Besides foreign chipmakers, Chinese chip companies such as AutoChips, SemiDrive, Rockchip, Horizon Robotics and SiEngine have also joined the battlefield as independent chip vendors, which is reshaping the pattern of the chip industry. automobiles. In 2021, local companies in China competed to introduce new self-developed products for a place in the cockpit SoC market.

In April 2021, SemiDrive unveiled X9U, a flagship cockpit SoC with total CPU computing power up to 100KDMIPS, 3D graphics performance up to 300GFLOPS and AI computing power up to 1.2TOPS. In December 2021, SiEngine, Geely’s automotive chip designer, launched Longying No.1, a 7nm smart cockpit chip that meets AEC-Q100 Grade 3 automotive standard. It is an equivalent of Qualcomm 8155 and is expected to be produced in quantity in the third quarter of 2022.

At the end of December 2021, Rockchip, a specialist in the design and development of AIoT processors, launched a range of automotive cockpit electronics, including automotive cockpit SoCs such as RK3358M, RK3568M and RK3588M, and bundled the RK809M and RK806M PMIC chips , which provide customers with high-, mid- and low-end cockpit chip solutions with different performance.

Rockchip’s flagship automotive cockpit, RK3588M SoC, adopts 8nm process and high-performance Octa-core CPU and GPU. With a CPU computing power of 100K DMIPS, a GPU computing power of 512GFLOPS and an NPU AI computing power of 6TOPS, this chip enables hybrid, quantitative and multi-model parallel computing. It provides AI processing capabilities comparable to high-end computer boxes and realizes functions such as single-core multi-screen.

In addition, in 2021, some foreign companies also launched new cockpit SoC products to stabilize or break through the market model. For example, in July 2021, Renesas introduced a new series of R-Car Gen3e SoCs, covering six new products, which apply to cockpit domain integrated control and other domains and are planned for mass production. in 2022; in November 2021, Samsung launched Exynos Auto V7, a new ASIL-B safety standard compliant SoC for mid to high-end intelligent cockpit systems, which was applied to the ICAS3.1 on-board computer of volkswagen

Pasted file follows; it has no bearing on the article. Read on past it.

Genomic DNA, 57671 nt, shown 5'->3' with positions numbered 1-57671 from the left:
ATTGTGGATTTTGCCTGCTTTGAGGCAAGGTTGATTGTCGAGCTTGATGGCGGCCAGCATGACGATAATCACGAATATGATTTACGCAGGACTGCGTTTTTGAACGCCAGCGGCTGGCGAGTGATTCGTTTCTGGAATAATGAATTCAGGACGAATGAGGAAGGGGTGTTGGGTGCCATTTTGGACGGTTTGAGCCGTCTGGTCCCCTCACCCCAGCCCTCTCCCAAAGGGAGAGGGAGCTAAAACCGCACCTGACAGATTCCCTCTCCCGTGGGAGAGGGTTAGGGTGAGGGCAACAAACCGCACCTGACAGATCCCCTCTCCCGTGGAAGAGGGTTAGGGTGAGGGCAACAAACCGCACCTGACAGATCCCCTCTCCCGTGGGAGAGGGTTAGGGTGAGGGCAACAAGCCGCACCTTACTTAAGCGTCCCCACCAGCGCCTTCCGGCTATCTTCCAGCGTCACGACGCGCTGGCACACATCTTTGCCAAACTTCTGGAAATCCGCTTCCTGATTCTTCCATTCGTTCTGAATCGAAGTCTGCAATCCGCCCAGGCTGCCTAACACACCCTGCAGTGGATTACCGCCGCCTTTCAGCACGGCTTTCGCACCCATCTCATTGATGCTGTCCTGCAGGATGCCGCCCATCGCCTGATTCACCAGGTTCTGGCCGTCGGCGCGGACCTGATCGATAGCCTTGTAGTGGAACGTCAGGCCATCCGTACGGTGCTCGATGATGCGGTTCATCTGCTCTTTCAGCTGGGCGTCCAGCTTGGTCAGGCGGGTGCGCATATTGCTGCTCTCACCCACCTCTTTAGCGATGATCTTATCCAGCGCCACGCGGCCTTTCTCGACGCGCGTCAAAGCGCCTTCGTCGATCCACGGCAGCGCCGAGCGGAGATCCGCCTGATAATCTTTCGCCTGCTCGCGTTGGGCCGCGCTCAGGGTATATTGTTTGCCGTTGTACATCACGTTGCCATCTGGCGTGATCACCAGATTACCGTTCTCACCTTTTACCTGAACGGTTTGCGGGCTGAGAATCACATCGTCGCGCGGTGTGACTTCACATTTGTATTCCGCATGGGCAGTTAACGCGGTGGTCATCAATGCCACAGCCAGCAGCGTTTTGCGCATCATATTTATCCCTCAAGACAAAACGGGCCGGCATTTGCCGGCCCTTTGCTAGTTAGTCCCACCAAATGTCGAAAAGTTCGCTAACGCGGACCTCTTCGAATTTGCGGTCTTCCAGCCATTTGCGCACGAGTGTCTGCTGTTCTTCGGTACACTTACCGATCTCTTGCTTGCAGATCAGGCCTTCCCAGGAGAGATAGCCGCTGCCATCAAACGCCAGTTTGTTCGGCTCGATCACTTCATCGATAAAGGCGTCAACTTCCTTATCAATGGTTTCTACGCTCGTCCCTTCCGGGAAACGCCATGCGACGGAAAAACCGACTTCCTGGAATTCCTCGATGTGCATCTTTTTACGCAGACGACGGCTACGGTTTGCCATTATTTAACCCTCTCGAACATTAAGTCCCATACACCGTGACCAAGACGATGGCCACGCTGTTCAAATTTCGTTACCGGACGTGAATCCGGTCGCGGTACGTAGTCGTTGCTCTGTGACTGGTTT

Cockpit SoC companies are flexibly adjusting their strategies to meet the evolving smart vehicle market amid supply chain rebuilding and business model change.

Chips need hardware and software to do their job. Software weighs more heavily in the vehicle market in the context of software-defined vehicles. In recent years, chip vendors have transformed from hardware vendors to service providers, that is, they are no longer just selling chip and hardware products, and have started to develop hardware + software or even complete system solutions.

Among them, Nvidia has deployed full protocol stacks. Nvidia, which only sold chips in the past, provides the full DRIVE IX protocol stack for cockpits in addition to the full DRIVE AV protocol stack for autonomous driving. DRIVE IX starts with Orin chips for autonomous driving, and also incorporates the previous Parker and Xavier.

In September 2021, Renesas unveiled the R-Car Software Development Kit (SDK), a complete software platform in a single package that enables faster and easier software development and validation for smart cameras. Renesas is also developing a cross-platform, reusable and scalable software platform.

Furthermore, as intelligent vehicles advance and software-defined vehicles arrive, automotive business models are changing drastically. In the future, users will care more about iteratively upgraded software services than conventional needs when buying a car. This also results in a change in the SoC supply relationship of the cockpit. OEMs not only need cockpit SoC vendors to provide original products, but also require them to meet customization needs and offer OEM or vendor compatible software features.

In the past, chips were exchanged with car manufacturers via Tier1, but now this indirect partnership is replaced by possibly direct cooperation between chip suppliers and OEMs. A new sourcing model where software and hardware are custom-built and co-developed has emerged.